The principal object of the invention is to obtain a rugged and efiicient steel puller which may quickly be attached to and detached from a working steel.

Other objects of the invention are: to control the steel puller through movement of the drill; to assure a firm gripping engagement between the puller and the steel; and to'simplify the control and operation of the puller.

In carrying out these objects there has been provided a gripping assembly suspended from the. drill or tool body by a pair of flexible elements, and comprising a pair of pivotal gripping elements connected by a cross bar which serves alsoas a handle to facilitate adjustment of the assembly relatively to the steel.

Other objects and structural details of the invention will be apparent from the following description when read in conjunction with the accompanying drawings, wherein:

Fig. l is a fragmentary View, in front elevation, of a tool embodying the device of the invention, the steel puller being shown in freely sus pended position before attachment to the steel;

Fig. 2 is a fragmentary view, partly in longitudinal section and partlyin side elevation, taken substantially along the irregular line 2-2 of Fig. 1;

Fig. 3 is a view of the gripping assembly in cross-section taken substantially along the irregular line 3-3 of Fig. 1;

Figs. 4, 5 and 6 are views similar to respective Figs. 1, 2 and 3, showing the gripping assembly raised and moved into cooperative relation with the steel preparatory to attachment thereto, Fig. 5 being a complete longitudinal section through the tool; and

Figs. '7, 8 and 9 are views similar to respective Figs. 1, 2 and 3, showing the gripping assembly attached to the steel in position to effect its Withdrawal.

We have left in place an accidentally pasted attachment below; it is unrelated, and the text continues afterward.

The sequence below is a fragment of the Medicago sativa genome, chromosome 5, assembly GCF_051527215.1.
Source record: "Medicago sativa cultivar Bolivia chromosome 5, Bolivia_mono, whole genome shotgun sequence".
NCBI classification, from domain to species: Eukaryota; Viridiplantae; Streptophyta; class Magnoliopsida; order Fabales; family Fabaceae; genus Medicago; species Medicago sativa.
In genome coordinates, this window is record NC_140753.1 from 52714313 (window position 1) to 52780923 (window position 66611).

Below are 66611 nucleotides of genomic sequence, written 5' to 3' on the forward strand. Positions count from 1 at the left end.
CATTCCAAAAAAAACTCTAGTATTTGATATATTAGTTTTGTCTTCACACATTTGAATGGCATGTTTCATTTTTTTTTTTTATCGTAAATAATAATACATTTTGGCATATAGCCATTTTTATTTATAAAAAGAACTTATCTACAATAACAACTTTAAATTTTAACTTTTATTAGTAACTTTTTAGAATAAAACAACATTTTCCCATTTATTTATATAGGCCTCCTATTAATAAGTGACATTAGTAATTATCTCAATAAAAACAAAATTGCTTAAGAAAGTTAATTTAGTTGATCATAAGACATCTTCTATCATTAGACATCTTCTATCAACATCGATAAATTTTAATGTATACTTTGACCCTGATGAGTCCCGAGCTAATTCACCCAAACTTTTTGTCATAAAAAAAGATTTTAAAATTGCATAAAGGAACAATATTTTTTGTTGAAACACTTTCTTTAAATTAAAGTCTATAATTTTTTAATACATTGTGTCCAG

The drawings illustrate the front end of a generally conventional rock drill, which has been adapted to receive the flat rectangular steel used in breaching operations. That part of the drill shown includes the cylindrical front head In, connected to the main body of the tool by side bolts H, and a cover plate I2 partly closing the open outer end of the front head. The plate I2 is fastened to the front head by .bolts 13, passed through complementary ears formed on opposite sides of the adjacent elements, and acts to retain a chuck assembly within the front head. As shown in Fig. 5, the shank of the broaching steel, indicated at M, is inserted into the tool through a central opening in the plate i2 and iscaused to enter one or another of a pair of longitudnal slots It in a chuck it. Both slots l5 terminate, at the inner end of the'chuck, in a recess ll positioned to receive an anvil block I8 mounted in a chuck sleeve l9 rearwardly of the chuck Hi. The anvil block it lies in the path of movement of a hammer piston 21 and transmits blows of percussion from the piston to the broaching steel.